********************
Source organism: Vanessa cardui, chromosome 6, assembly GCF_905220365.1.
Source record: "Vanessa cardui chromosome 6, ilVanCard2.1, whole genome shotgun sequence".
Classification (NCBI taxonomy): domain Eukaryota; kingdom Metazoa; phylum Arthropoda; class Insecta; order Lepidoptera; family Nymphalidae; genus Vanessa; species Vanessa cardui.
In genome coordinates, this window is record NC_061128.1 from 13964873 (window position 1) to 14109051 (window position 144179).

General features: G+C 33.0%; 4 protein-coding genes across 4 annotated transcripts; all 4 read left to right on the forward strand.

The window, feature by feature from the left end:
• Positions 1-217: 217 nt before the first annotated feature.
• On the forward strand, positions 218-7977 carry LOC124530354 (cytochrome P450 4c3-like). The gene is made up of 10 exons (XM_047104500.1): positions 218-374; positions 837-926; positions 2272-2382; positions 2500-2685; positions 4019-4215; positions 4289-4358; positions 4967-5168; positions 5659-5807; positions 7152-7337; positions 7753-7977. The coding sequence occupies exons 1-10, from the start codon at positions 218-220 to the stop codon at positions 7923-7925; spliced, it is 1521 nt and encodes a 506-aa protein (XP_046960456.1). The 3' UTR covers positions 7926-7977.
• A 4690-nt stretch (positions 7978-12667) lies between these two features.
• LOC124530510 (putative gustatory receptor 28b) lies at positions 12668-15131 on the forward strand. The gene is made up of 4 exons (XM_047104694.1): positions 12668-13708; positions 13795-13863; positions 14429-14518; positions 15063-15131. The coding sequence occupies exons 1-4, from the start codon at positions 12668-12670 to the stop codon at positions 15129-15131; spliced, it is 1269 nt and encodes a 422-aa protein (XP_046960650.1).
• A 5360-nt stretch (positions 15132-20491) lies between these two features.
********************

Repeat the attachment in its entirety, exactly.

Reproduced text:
Source organism: Vanessa cardui, chromosome 6, assembly GCF_905220365.1.
Source record: "Vanessa cardui chromosome 6, ilVanCard2.1, whole genome shotgun sequence".
Classification (NCBI taxonomy): domain Eukaryota; kingdom Metazoa; phylum Arthropoda; class Insecta; order Lepidoptera; family Nymphalidae; genus Vanessa; species Vanessa cardui.
In genome coordinates, this window is record NC_061128.1 from 13964873 (window position 1) to 14109051 (window position 144179).

General features: G+C 33.0%; 4 protein-coding genes across 4 annotated transcripts; all 4 read left to right on the forward strand.

The window, feature by feature from the left end:
• Positions 1-217: 217 nt before the first annotated feature.
• On the forward strand, positions 218-7977 carry LOC124530354 (cytochrome P450 4c3-like). The gene is made up of 10 exons (XM_047104500.1): positions 218-374; positions 837-926; positions 2272-2382; positions 2500-2685; positions 4019-4215; positions 4289-4358; positions 4967-5168; positions 5659-5807; positions 7152-7337; positions 7753-7977. The coding sequence occupies exons 1-10, from the start codon at positions 218-220 to the stop codon at positions 7923-7925; spliced, it is 1521 nt and encodes a 506-aa protein (XP_046960456.1). The 3' UTR covers positions 7926-7977.
• A 4690-nt stretch (positions 7978-12667) lies between these two features.
• LOC124530510 (putative gustatory receptor 28b) lies at positions 12668-15131 on the forward strand. The gene is made up of 4 exons (XM_047104694.1): positions 12668-13708; positions 13795-13863; positions 14429-14518; positions 15063-15131. The coding sequence occupies exons 1-4, from the start codon at positions 12668-12670 to the stop codon at positions 15129-15131; spliced, it is 1269 nt and encodes a 422-aa protein (XP_046960650.1).
• A 5360-nt stretch (positions 15132-20491) lies between these two features.